Epistemic and instrumental rationality

Epistemic rationality is about collecting accurate beliefs about the world. Instrumental rationality is about achieving your goals.

Certain sects, such as the rationalists, believe that epistemic rationality is always instrumentally rational: that is, that holding accurate beliefs can’t hinder you from achieving your goals relative to holding a contradictory inaccurate belief, and that holding inaccurate beliefs can’t help you achieve your goals relative to holding a contradictory accurate belief, and therefore that people should believe things that are true and not believe things that are false. (This of course can’t be true in principle, since there’s no reason in principle why an agent that terminally values believing false things couldn’t exist; but it’s assumed that humans don’t terminally value believing false things.)

Certain other sects, practiced in various Caribbean islands, believe that it’s possible for someone in a certain sort of religious rite to be possessed by spirits that fly over the ocean from Africa. This came up recently when I was talking to a rationalist, and he said that the practitioners of these sects should stop believing that, because it’s not true, because (for example) if you built a big net over the ocean, you wouldn’t catch the spirits in it. The effects of spirit possession could simply be due to hypnosis.

The interesting question that falls out of this is: is there anything analogous to the case where spirit possession is due to hypnosis or some similar natural mechanism, but where only people who believe in spirit possession are susceptible to the form of hypnosis that causes the effects? (I’m assuming that spirit possession is a positive state.)

If there are things that a human could want to do that can only be done by believing false things, the statement that epistemic rationality is always instrumentally rational seems much less defensible: its proponents would have to either give up or argue that the negative side-effects of holding false beliefs must always outweigh the benefits of being able to do the things they need the beliefs for.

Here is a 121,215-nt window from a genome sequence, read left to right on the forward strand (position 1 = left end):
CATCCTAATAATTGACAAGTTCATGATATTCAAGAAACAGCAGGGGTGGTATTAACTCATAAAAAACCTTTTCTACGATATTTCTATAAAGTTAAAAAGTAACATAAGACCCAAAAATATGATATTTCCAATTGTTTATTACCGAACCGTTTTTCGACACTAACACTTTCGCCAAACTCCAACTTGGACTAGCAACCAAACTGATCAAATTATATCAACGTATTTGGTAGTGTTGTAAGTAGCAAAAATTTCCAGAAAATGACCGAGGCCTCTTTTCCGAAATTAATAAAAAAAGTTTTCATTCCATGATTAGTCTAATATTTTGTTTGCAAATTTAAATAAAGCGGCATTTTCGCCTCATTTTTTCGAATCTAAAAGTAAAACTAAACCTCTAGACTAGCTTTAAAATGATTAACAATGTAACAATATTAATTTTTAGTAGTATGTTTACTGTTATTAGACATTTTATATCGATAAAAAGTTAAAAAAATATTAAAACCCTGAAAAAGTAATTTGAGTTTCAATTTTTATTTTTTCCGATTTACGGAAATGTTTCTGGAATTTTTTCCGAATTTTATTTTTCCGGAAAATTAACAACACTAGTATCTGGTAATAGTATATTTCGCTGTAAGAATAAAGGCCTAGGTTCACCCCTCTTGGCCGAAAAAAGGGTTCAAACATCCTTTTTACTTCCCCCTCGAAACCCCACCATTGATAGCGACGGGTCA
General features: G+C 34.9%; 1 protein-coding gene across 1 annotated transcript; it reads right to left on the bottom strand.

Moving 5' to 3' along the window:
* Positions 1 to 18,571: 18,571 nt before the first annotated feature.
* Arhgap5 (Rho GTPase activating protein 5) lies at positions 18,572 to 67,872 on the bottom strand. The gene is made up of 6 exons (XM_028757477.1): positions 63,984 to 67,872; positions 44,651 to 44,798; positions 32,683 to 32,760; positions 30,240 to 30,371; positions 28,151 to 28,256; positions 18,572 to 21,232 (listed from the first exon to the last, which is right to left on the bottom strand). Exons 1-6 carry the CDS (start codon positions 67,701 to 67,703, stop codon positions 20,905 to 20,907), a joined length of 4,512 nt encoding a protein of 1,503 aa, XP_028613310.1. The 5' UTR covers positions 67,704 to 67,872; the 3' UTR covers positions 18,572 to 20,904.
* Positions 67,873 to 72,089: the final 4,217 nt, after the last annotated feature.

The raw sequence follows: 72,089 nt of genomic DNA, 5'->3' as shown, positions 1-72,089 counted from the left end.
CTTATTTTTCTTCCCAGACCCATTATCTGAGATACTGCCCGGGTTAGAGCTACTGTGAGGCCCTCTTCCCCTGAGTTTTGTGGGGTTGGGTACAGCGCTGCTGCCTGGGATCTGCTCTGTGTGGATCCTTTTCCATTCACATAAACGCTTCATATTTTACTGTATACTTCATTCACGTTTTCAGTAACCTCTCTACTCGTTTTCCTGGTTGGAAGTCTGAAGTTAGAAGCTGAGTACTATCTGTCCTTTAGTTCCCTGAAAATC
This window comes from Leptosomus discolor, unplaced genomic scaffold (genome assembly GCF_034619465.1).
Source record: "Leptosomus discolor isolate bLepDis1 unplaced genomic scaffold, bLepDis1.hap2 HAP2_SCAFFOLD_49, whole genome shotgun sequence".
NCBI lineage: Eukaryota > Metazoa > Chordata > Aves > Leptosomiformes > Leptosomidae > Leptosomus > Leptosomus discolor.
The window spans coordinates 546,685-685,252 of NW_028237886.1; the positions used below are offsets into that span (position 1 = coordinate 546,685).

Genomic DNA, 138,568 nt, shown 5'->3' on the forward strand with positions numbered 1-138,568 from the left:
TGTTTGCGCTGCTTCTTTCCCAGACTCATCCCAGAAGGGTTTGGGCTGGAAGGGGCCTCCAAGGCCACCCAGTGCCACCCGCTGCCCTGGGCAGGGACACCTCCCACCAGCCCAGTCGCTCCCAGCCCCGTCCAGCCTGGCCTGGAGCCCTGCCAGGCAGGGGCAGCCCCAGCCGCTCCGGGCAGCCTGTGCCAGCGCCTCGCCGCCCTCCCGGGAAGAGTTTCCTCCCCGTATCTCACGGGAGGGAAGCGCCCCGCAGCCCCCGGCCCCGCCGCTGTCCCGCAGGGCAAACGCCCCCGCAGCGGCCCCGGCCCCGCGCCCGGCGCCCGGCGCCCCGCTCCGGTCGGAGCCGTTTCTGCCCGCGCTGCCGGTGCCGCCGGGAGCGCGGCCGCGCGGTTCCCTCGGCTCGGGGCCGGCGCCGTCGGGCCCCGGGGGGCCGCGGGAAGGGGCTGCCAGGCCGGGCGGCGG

It would, however, also be possible to distinguish between epistemic beliefs and instrumental beliefs. The rationalist account of belief seems incomplete: beliefs aren’t merely about correspondence with the world, but also about thedish signaling and social strategies (which most rationalists acknowledge), as well as myth, action orthogonal to the substance of the belief, aesthetic and conceptual associations, etc. That is: beliefs, like most social phenomena, are complex social technologies. For example: the rite is motivated by the belief in spirit possession, but presumably has some social functions, which of course rely on the belief; the spirits fly over from Africa because the culture that practices these rites was brought to the Caribbean from Africa; etc.

There’s surely a culture somewhere in the world that could be experimented on—a culture where people are socially required to believe something that’s demonstrably untrue…


12 responses to “Epistemic and instrumental rationality

  1. Ashley Yakeley June 7, 2016 at 6:37 am

    Doesn’t Nietzsche have a lot to say about this? “Epistemic rationality” seems to correspond to his “will to truth” while the instrumental kind to his “will to power”.

  2. Pingback: Epistemic and instrumental rationality | Reaction Times

  3. NRK June 7, 2016 at 5:52 pm

    Nietzsche has already been correctly identified as the most important thinker on this topic.
    Politically, the discrepancy between instrumental and epistemological reason played a large role for early sorelian and fascist movements, that aimed at creating a strong national/political community via the unifying force of mythology – parallels to contemporary identity politics and communitarianism should be obvious.